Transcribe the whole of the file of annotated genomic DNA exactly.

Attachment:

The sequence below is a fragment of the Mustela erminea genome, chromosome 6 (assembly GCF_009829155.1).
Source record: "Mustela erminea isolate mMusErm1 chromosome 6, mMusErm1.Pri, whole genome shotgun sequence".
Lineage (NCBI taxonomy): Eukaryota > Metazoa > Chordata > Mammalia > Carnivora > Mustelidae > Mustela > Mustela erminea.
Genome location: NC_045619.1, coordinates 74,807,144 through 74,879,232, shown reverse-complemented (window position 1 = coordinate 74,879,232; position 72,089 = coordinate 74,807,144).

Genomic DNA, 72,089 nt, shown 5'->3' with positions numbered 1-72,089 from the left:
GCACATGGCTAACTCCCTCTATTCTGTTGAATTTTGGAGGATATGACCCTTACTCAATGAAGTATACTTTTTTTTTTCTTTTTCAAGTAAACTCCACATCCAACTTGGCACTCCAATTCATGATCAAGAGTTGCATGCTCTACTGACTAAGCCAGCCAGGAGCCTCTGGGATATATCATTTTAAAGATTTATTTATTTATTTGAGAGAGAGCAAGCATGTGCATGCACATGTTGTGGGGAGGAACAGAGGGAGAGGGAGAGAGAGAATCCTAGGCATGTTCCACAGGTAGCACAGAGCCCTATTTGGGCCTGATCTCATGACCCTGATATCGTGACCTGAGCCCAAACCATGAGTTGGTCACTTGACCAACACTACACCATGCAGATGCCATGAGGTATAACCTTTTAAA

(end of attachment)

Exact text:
The sequence below is a fragment of the Mustela erminea genome, chromosome 6 (assembly GCF_009829155.1).
Source record: "Mustela erminea isolate mMusErm1 chromosome 6, mMusErm1.Pri, whole genome shotgun sequence".
Lineage (NCBI taxonomy): Eukaryota > Metazoa > Chordata > Mammalia > Carnivora > Mustelidae > Mustela > Mustela erminea.
Genome location: NC_045619.1, coordinates 74,807,144 through 74,879,232, shown reverse-complemented (window position 1 = coordinate 74,879,232; position 72,089 = coordinate 74,807,144).

Genomic DNA, 72,089 nt, shown 5'->3' with positions numbered 1-72,089 from the left:
GCACATGGCTAACTCCCTCTATTCTGTTGAATTTTGGAGGATATGACCCTTACTCAATGAAGTATACTTTTTTTTTTCTTTTTCAAGTAAACTCCACATCCAACTTGGCACTCCAATTCATGATCAAGAGTTGCATGCTCTACTGACTAAGCCAGCCAGGAGCCTCTGGGATATATCATTTTAAAGATTTATTTATTTATTTGAGAGAGAGCAAGCATGTGCATGCACATGTTGTGGGGAGGAACAGAGGGAGAGGGAGAGAGAGAATCCTAGGCATGTTCCACAGGTAGCACAGAGCCCTATTTGGGCCTGATCTCATGACCCTGATATCGTGACCTGAGCCCAAACCATGAGTTGGTCACTTGACCAACACTACACCATGCAGATGCCATGAGGTATAACCTTTTAAA